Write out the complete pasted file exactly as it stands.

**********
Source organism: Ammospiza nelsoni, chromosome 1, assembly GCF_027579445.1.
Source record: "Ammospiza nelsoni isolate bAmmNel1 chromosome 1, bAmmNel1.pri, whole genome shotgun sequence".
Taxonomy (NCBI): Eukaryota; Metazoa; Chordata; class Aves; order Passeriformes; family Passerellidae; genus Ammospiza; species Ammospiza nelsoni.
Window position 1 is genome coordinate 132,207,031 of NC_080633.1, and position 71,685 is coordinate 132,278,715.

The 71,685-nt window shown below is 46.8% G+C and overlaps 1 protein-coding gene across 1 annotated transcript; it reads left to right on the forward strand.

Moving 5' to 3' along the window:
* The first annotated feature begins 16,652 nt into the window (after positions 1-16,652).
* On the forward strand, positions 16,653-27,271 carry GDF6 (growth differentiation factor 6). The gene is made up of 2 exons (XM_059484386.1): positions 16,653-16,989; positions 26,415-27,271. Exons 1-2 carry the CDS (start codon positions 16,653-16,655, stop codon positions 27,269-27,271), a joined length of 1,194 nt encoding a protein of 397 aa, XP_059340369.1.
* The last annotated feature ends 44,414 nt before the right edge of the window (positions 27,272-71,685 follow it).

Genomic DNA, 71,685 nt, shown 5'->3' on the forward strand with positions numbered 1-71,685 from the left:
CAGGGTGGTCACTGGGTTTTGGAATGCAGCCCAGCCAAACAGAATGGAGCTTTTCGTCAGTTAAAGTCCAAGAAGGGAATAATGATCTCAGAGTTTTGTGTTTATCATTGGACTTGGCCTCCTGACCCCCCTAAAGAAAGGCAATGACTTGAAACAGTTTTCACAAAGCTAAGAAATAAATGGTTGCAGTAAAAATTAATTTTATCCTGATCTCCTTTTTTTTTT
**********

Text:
Source organism: Ammospiza nelsoni, chromosome 1, assembly GCF_027579445.1.
Source record: "Ammospiza nelsoni isolate bAmmNel1 chromosome 1, bAmmNel1.pri, whole genome shotgun sequence".
Taxonomy (NCBI): Eukaryota; Metazoa; Chordata; class Aves; order Passeriformes; family Passerellidae; genus Ammospiza; species Ammospiza nelsoni.
Window position 1 is genome coordinate 132,207,031 of NC_080633.1, and position 71,685 is coordinate 132,278,715.

The 71,685-nt window shown below is 46.8% G+C and overlaps 1 protein-coding gene across 1 annotated transcript; it reads left to right on the forward strand.

Moving 5' to 3' along the window:
* The first annotated feature begins 16,652 nt into the window (after positions 1-16,652).
* On the forward strand, positions 16,653-27,271 carry GDF6 (growth differentiation factor 6). The gene is made up of 2 exons (XM_059484386.1): positions 16,653-16,989; positions 26,415-27,271. Exons 1-2 carry the CDS (start codon positions 16,653-16,655, stop codon positions 27,269-27,271), a joined length of 1,194 nt encoding a protein of 397 aa, XP_059340369.1.
* The last annotated feature ends 44,414 nt before the right edge of the window (positions 27,272-71,685 follow it).

Genomic DNA, 71,685 nt, shown 5'->3' on the forward strand with positions numbered 1-71,685 from the left:
CAGGGTGGTCACTGGGTTTTGGAATGCAGCCCAGCCAAACAGAATGGAGCTTTTCGTCAGTTAAAGTCCAAGAAGGGAATAATGATCTCAGAGTTTTGTGTTTATCATTGGACTTGGCCTCCTGACCCCCCTAAAGAAAGGCAATGACTTGAAACAGTTTTCACAAAGCTAAGAAATAAATGGTTGCAGTAAAAATTAATTTTATCCTGATCTCCTTTTTTTTTT